Economic data was highly disrupted in 2020 and 2021 due to the Covid pandemic and the resulting healthcare policies. Heading into 2022, we noted in Is the Risk of Inflation Overblown? that the market’s focus was shifting from the recovery in unemployment to inflation, as the focus went from “can the economy recover?” to “has the economy recovered too quickly?”
Because of this, the Fed had put inflation front and center. The debate was how soon the Covid pressures would fade, summed up in the Fed’s use of the word “transitory.” Unfortunately, geopolitical events have again interjected themselves, and a new variable needs to be considered: the Russian invasion of Ukraine.
The impact of this event, the largest military action in Europe since World War 2, are significant, ranging from the balance of power in Europe to the humanitarian crisis it has created. Financial markets quickly focused on where supply and demand would be most disrupted: the price of oil. Due to a combination of outright sanctions on oil purchases by some countries, as well as the impact of sanctions on other parts of the oil supply process (bank payments, foreign exchange, insurance, refiner’s ability to take delivery, oil tanker contracts), Russia’s 10% of global oil production suddenly become limited (though not outright eliminated).
Rising oil prices were already exhibiting some inflation pressure, thanks to re-opening economies spurring a resurgence in demand that was outstripping slower-to-recover supply. This trend was exacerbated by the Russian invasion of Ukraine. The chart to the left illustrates how financial markets have seen yet another “unprecedented” event, due to the sudden disruption to Russian oil supplies. The dark line represents the current price of oil, while the light blue line reflects the price of oil futures two years out. Typically, the current price of oil trades at a slight premium to the future price, which is known as “backwardation”. On the chart, this is reflected by the red line. Most of the time, backwardation is between $0 and $5 per barrel. But as the chart shows, in addition to oil surging during Q1’22, backwardation jumped to a record $33 per barrel on March 8. This is because oil traders, suddenly unable to buy Russian oil, had to rush to buy oil for immediate delivery to fill contract needs. Amidst their scramble, short term prices spiked. However, the record backwardation does offer some insight. The market thinks the current disruption, and price spike, is temporary, and the current price should normalize toward the forward price. In fact, from March 8 through the end of the quarter on March 31, the current price of oil fell from $124/bbl to $100/bbl, while the two year forward price only declined from $90 to $85 (and thus backwardation went from $33 to $15/bbl).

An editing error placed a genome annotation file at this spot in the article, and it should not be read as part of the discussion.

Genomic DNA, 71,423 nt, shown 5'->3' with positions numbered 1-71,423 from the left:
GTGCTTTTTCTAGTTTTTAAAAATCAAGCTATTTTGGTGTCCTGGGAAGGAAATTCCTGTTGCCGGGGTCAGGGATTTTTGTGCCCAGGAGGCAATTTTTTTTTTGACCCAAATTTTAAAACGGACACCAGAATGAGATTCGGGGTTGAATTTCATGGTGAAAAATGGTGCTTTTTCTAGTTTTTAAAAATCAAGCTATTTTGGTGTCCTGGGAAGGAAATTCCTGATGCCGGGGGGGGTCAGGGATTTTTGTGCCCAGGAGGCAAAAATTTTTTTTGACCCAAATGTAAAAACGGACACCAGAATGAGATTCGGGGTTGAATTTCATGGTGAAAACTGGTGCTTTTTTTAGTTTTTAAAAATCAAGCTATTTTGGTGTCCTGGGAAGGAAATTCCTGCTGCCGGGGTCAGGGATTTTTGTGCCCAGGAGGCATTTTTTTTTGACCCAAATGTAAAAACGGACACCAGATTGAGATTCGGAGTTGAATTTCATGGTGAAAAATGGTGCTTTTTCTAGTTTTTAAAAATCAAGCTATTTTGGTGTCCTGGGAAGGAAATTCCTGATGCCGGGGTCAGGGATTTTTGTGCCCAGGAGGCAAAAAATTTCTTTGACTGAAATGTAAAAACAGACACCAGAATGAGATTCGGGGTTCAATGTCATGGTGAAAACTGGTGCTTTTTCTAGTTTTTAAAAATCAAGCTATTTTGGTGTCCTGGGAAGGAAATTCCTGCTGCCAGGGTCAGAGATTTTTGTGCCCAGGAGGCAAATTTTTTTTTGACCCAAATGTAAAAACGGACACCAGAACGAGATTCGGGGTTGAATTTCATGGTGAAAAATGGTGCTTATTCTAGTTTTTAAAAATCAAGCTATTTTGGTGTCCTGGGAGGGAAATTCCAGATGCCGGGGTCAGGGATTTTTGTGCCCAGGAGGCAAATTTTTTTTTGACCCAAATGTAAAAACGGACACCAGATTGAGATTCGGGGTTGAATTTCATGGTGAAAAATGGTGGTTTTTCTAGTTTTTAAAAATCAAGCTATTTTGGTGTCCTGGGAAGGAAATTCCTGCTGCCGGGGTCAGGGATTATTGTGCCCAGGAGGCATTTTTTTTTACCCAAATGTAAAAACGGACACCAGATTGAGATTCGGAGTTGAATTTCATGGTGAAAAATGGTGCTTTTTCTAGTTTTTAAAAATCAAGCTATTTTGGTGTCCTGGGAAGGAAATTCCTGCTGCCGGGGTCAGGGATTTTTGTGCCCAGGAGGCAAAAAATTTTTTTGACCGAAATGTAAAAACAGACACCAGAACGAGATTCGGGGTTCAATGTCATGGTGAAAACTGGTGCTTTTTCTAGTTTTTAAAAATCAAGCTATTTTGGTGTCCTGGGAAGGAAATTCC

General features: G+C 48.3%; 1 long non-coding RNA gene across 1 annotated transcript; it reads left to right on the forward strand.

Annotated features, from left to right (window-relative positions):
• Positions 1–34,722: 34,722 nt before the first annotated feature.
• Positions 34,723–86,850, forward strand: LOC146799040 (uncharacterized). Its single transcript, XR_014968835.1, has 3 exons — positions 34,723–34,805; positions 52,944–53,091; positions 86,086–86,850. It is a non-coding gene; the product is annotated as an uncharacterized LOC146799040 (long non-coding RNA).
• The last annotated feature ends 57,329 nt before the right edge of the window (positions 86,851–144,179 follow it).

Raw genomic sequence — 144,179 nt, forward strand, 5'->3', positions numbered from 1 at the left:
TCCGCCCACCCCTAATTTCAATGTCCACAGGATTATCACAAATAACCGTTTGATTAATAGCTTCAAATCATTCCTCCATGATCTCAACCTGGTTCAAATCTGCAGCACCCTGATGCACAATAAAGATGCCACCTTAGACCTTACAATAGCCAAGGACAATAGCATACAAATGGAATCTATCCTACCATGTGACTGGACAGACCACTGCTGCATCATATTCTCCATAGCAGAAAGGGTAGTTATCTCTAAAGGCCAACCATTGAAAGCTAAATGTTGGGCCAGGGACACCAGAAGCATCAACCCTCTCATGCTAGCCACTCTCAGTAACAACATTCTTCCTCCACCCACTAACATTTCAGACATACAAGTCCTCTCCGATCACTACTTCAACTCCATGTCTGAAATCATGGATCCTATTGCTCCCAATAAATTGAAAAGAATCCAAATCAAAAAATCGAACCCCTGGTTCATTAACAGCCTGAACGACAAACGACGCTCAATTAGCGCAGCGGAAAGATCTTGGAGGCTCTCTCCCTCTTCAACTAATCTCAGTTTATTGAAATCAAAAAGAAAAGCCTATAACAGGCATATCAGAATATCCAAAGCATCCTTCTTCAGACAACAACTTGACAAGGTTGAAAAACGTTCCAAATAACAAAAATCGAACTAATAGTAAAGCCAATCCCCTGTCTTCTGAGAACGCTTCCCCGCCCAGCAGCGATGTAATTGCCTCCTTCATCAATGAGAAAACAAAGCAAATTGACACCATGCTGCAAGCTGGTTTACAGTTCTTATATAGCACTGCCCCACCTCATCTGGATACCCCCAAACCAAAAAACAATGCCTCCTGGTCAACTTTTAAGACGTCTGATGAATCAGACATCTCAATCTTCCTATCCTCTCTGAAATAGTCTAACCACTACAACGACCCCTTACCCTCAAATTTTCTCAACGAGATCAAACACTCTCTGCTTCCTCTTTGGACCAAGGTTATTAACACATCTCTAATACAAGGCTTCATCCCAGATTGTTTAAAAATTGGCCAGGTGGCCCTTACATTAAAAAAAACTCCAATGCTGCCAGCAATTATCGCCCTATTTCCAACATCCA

The interpretation is that Russia’s invasion of Ukraine is certainly highly disruptive to the price of oil, but the markets are still trying to find a new equilibrium. Until backwardation returns to normal levels, the current price of oil should not be considered a reliable measure of where oil will be in a few months.
Other commodities were disrupted, as well. Nickel is a Russian export disrupted by trade sanctions, and it surged 57%. Ukraine is a major wheat producer, and with obvious risks to its 2022 harvest, prices rose 30%. The former will impact industrial supply chains, while the latter highlights risk to the global food supply. Neither is crippling, but both are added stress on a global system already under duress.
And this was not the only disruption. While Ukraine rightly was in the headlines, China’s ongoing pursuit of zero-Covid remained an equally disruptive force. During Q1’22, China locked down the city of Shenzhen, a major technology and manufacturing hub with a population of 17 million, for a week, disrupting both auto and memory chip supply chains. And as the quarter ended, it was in the process of locking down Shanghai, considered the economic capital of the country. While the rest of the world moved through the Omicron wave with polices of booster shots, masking, and a few restrictions on public gatherings, China is shutting a city of 26 million over about 10,000 cases per day, of which only a few hundred are symptomatic. The point is not to debate the policy decision. It is to point out that supply chains, though improving, are still seeing Covid disruptions.
All of which brings the focus back to inflation and, more importantly, inflation expectations. Core CPI has continued higher, though within the details of the report there have been signs of the Covid pressures peaking. Categories such as new and used cars, furniture, and apparel have lately seen price spikes ease, an example of the transitory inflation pressures fading. Unfortunately, the notable shift is the TIPS 5yr implied inflation breaking above 3%. As TIPS tracks headline inflation (which unlike core, includes food and energy), part of this is simply pricing the oil and food price spike that will roll through CPI in the next few months. But it also shows how the market is raising its inflation expectations again, as multiple rounds of transitory pressures can start to feel permanent.
The hope for 2022 was that the disruptions to commodity prices and supply chains from the pandemic and the subsequent re-opening would fade, as economies continued to return to normal. Unfortunately, Russia’s invasion of Ukraine and China’s continued pursuit of zero-Covid polices have allowed both of these factors to linger. For Fed policy (and market participants trying to forecast Fed policy), this comes at an awkward time. Just as the Fed is trying to gauge how much of the current inflation surge is from transitory pandemic related factors, another set of outside forces have merged to muddy the waters. This is the challenge of dealing with Recurring Transitory Issues.
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